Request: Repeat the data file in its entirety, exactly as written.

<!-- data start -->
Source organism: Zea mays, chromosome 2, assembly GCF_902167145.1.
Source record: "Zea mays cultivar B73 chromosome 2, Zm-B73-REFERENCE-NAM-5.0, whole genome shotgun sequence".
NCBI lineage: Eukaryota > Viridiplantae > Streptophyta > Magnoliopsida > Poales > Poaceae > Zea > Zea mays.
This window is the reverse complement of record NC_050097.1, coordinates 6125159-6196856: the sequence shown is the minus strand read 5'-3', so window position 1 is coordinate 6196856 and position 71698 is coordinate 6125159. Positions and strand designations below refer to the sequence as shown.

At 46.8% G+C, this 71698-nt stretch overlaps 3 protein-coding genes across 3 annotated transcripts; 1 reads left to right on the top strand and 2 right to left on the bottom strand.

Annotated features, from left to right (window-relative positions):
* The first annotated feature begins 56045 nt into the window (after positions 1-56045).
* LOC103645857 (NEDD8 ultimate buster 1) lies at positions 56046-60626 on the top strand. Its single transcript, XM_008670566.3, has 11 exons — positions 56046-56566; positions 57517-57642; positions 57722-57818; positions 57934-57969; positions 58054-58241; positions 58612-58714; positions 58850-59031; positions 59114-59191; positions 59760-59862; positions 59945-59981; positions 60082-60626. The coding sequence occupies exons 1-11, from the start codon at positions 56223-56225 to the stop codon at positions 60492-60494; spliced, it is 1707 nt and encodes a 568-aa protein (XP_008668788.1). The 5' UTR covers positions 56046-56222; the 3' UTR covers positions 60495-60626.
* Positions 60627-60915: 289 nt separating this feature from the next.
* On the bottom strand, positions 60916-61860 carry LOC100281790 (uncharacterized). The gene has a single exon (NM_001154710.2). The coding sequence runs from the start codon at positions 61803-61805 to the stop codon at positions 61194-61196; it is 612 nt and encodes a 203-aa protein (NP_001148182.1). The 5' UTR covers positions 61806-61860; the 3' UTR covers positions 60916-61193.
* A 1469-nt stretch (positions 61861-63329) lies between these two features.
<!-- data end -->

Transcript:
Source organism: Zea mays, chromosome 2, assembly GCF_902167145.1.
Source record: "Zea mays cultivar B73 chromosome 2, Zm-B73-REFERENCE-NAM-5.0, whole genome shotgun sequence".
NCBI lineage: Eukaryota > Viridiplantae > Streptophyta > Magnoliopsida > Poales > Poaceae > Zea > Zea mays.
This window is the reverse complement of record NC_050097.1, coordinates 6125159-6196856: the sequence shown is the minus strand read 5'-3', so window position 1 is coordinate 6196856 and position 71698 is coordinate 6125159. Positions and strand designations below refer to the sequence as shown.

At 46.8% G+C, this 71698-nt stretch overlaps 3 protein-coding genes across 3 annotated transcripts; 1 reads left to right on the top strand and 2 right to left on the bottom strand.

Annotated features, from left to right (window-relative positions):
* The first annotated feature begins 56045 nt into the window (after positions 1-56045).
* LOC103645857 (NEDD8 ultimate buster 1) lies at positions 56046-60626 on the top strand. Its single transcript, XM_008670566.3, has 11 exons — positions 56046-56566; positions 57517-57642; positions 57722-57818; positions 57934-57969; positions 58054-58241; positions 58612-58714; positions 58850-59031; positions 59114-59191; positions 59760-59862; positions 59945-59981; positions 60082-60626. The coding sequence occupies exons 1-11, from the start codon at positions 56223-56225 to the stop codon at positions 60492-60494; spliced, it is 1707 nt and encodes a 568-aa protein (XP_008668788.1). The 5' UTR covers positions 56046-56222; the 3' UTR covers positions 60495-60626.
* Positions 60627-60915: 289 nt separating this feature from the next.
* On the bottom strand, positions 60916-61860 carry LOC100281790 (uncharacterized). The gene has a single exon (NM_001154710.2). The coding sequence runs from the start codon at positions 61803-61805 to the stop codon at positions 61194-61196; it is 612 nt and encodes a 203-aa protein (NP_001148182.1). The 5' UTR covers positions 61806-61860; the 3' UTR covers positions 60916-61193.
* A 1469-nt stretch (positions 61861-63329) lies between these two features.